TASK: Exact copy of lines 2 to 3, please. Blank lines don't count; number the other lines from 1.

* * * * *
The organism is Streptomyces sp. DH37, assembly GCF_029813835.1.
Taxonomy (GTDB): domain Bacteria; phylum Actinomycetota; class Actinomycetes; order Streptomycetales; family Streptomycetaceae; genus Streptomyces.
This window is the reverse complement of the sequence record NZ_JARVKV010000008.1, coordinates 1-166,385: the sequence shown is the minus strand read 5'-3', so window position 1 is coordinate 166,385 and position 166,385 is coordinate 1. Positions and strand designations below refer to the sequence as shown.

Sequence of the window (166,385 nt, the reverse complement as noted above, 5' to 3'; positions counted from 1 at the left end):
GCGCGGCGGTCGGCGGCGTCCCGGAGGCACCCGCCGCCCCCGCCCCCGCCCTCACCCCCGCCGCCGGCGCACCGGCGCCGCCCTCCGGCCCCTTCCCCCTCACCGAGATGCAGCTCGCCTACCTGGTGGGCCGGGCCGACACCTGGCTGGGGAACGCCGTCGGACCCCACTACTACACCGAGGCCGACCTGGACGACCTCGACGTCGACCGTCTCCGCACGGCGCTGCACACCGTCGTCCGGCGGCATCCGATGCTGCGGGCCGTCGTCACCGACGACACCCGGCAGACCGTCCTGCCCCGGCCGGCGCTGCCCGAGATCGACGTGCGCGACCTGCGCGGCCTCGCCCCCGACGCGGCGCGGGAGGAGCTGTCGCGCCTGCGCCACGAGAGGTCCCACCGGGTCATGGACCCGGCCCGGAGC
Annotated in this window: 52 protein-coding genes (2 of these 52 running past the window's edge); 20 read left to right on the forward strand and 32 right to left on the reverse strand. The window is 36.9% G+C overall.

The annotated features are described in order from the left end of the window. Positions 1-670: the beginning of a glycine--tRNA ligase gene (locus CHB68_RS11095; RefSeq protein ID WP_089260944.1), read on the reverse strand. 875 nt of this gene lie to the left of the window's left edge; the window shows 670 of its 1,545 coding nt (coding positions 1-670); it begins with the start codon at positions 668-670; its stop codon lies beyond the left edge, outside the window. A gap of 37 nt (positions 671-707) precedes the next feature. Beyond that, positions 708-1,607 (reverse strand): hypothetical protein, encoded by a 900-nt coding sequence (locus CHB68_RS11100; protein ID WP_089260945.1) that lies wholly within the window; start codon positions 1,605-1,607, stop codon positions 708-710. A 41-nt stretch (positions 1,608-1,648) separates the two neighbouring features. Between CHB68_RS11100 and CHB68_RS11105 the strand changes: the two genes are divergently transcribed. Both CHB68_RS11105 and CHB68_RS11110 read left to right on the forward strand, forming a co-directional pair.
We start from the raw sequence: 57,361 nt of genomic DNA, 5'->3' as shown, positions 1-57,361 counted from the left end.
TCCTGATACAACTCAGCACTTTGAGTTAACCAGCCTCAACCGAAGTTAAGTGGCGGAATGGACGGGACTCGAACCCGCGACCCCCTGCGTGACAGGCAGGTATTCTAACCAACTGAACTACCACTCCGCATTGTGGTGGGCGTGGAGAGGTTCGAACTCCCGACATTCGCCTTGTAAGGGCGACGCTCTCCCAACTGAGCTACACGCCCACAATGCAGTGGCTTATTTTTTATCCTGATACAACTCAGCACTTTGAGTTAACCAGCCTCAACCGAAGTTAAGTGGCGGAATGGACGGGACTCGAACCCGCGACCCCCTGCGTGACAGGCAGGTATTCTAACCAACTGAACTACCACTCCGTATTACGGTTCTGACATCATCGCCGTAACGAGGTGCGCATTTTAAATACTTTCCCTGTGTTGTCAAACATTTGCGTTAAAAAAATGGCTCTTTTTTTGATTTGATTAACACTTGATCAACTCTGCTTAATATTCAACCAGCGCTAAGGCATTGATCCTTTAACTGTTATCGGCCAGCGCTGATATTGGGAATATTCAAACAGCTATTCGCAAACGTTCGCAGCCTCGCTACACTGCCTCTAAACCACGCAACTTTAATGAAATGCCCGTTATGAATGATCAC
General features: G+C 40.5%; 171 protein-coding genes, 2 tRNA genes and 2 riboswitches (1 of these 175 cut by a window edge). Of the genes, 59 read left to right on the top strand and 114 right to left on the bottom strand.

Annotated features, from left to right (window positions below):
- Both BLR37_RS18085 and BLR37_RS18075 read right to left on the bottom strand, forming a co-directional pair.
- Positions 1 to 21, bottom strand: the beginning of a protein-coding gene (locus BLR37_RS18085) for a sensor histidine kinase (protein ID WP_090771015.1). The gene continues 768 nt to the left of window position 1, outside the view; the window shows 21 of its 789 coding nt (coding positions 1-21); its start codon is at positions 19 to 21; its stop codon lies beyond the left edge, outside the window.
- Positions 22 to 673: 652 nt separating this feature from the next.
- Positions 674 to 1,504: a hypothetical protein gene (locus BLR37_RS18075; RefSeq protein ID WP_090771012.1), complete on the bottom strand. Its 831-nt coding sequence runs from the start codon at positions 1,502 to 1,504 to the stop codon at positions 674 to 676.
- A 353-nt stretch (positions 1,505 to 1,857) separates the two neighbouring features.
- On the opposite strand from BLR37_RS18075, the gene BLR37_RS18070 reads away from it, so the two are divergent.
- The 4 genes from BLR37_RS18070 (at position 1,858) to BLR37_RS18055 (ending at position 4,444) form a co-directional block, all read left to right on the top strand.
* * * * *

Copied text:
Taxonomy (GTDB): domain Bacteria; phylum Actinomycetota; class Actinomycetes; order Streptomycetales; family Streptomycetaceae; genus Streptomyces.
This window is the reverse complement of the sequence record NZ_JARVKV010000008.1, coordinates 1-166,385: the sequence shown is the minus strand read 5'-3', so window position 1 is coordinate 166,385 and position 166,385 is coordinate 1. Positions and strand designations below refer to the sequence as shown.